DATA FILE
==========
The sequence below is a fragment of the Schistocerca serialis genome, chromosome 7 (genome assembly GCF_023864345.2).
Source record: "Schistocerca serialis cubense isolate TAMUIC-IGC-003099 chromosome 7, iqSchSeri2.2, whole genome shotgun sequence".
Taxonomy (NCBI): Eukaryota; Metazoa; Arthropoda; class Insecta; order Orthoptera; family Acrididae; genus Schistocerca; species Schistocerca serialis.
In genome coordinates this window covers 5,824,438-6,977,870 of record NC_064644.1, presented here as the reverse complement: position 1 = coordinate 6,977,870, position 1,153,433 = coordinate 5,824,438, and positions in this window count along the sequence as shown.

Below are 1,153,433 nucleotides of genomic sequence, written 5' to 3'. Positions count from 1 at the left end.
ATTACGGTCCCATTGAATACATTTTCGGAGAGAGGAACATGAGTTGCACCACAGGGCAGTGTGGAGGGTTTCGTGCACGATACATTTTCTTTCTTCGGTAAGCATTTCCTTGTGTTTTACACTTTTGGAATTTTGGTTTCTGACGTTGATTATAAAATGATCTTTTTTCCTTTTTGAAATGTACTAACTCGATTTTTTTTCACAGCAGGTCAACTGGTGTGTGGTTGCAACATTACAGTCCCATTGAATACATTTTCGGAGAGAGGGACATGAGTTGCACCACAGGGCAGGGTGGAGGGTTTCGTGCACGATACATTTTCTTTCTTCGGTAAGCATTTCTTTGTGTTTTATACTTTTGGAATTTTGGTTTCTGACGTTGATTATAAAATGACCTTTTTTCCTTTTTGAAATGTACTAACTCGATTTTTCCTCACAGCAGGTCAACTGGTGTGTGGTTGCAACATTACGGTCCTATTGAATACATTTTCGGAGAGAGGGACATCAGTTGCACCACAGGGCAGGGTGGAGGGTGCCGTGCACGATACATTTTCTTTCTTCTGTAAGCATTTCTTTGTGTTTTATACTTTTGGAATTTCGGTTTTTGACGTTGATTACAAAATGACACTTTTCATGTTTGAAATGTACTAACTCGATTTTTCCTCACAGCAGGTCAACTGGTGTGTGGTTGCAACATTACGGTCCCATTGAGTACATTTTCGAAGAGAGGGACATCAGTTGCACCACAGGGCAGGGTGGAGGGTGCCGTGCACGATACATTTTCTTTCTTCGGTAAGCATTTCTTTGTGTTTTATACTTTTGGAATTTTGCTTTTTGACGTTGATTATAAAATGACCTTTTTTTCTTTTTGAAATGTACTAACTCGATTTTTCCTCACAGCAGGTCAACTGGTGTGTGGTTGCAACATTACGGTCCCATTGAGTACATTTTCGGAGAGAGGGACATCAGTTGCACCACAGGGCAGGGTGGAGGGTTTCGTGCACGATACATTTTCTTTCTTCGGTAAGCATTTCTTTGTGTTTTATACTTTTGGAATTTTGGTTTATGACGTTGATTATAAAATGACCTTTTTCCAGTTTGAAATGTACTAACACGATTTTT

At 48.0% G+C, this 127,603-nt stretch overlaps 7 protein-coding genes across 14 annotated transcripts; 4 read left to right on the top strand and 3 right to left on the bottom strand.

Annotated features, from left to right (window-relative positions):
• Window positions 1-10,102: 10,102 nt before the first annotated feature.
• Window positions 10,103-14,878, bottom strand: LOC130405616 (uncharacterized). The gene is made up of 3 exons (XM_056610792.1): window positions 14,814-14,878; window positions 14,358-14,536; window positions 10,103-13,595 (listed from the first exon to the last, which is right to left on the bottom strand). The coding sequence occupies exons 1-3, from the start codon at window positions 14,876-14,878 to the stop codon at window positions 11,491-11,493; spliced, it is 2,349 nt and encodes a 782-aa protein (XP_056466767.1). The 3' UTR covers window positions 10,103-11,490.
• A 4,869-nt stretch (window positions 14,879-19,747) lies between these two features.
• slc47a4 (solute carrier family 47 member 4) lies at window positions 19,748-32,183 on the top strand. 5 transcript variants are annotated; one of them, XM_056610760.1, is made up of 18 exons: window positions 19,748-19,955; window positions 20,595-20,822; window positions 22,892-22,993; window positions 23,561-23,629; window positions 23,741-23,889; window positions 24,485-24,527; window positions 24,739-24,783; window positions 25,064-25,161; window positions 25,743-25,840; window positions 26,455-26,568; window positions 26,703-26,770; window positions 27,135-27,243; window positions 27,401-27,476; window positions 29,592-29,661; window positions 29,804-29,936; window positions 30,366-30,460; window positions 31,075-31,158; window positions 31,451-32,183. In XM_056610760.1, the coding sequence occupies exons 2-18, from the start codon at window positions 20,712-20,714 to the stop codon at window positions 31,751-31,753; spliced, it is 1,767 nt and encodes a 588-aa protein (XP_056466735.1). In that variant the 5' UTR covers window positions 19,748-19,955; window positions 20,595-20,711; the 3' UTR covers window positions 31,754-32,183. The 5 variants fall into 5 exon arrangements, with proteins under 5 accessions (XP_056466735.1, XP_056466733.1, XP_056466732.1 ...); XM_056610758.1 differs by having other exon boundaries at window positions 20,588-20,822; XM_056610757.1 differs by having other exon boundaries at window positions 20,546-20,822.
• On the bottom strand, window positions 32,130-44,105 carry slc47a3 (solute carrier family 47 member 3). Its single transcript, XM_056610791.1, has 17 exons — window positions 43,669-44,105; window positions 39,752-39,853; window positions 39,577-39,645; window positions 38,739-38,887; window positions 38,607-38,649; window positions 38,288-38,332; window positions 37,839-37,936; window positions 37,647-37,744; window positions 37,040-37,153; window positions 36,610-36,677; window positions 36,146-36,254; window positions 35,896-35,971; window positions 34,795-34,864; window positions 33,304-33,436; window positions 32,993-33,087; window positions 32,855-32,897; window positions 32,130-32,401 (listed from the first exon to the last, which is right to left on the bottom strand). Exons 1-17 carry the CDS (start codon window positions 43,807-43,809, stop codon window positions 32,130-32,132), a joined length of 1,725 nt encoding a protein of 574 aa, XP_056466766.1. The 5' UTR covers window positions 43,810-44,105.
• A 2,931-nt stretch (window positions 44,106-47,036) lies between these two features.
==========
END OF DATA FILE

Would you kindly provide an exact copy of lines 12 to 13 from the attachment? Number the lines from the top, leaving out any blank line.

• slc47a4 (solute carrier family 47 member 4) lies at window positions 19,748-32,183 on the top strand. 5 transcript variants are annotated; one of them, XM_056610760.1, is made up of 18 exons: window positions 19,748-19,955; window positions 20,595-20,822; window positions 22,892-22,993; window positions 23,561-23,629; window positions 23,741-23,889; window positions 24,485-24,527; window positions 24,739-24,783; window positions 25,064-25,161; window positions 25,743-25,840; window positions 26,455-26,568; window positions 26,703-26,770; window positions 27,135-27,243; window positions 27,401-27,476; window positions 29,592-29,661; window positions 29,804-29,936; window positions 30,366-30,460; window positions 31,075-31,158; window positions 31,451-32,183. In XM_056610760.1, the coding sequence occupies exons 2-18, from the start codon at window positions 20,712-20,714 to the stop codon at window positions 31,751-31,753; spliced, it is 1,767 nt and encodes a 588-aa protein (XP_056466735.1). In that variant the 5' UTR covers window positions 19,748-19,955; window positions 20,595-20,711; the 3' UTR covers window positions 31,754-32,183. The 5 variants fall into 5 exon arrangements, with proteins under 5 accessions (XP_056466735.1, XP_056466733.1, XP_056466732.1 ...); XM_056610758.1 differs by having other exon boundaries at window positions 20,588-20,822; XM_056610757.1 differs by having other exon boundaries at window positions 20,546-20,822.
• On the bottom strand, window positions 32,130-44,105 carry slc47a3 (solute carrier family 47 member 3). Its single transcript, XM_056610791.1, has 17 exons — window positions 43,669-44,105; window positions 39,752-39,853; window positions 39,577-39,645; window positions 38,739-38,887; window positions 38,607-38,649; window positions 38,288-38,332; window positions 37,839-37,936; window positions 37,647-37,744; window positions 37,040-37,153; window positions 36,610-36,677; window positions 36,146-36,254; window positions 35,896-35,971; window positions 34,795-34,864; window positions 33,304-33,436; window positions 32,993-33,087; window positions 32,855-32,897; window positions 32,130-32,401 (listed from the first exon to the last, which is right to left on the bottom strand). Exons 1-17 carry the CDS (start codon window positions 43,807-43,809, stop codon window positions 32,130-32,132), a joined length of 1,725 nt encoding a protein of 574 aa, XP_056466766.1. The 5' UTR covers window positions 43,810-44,105.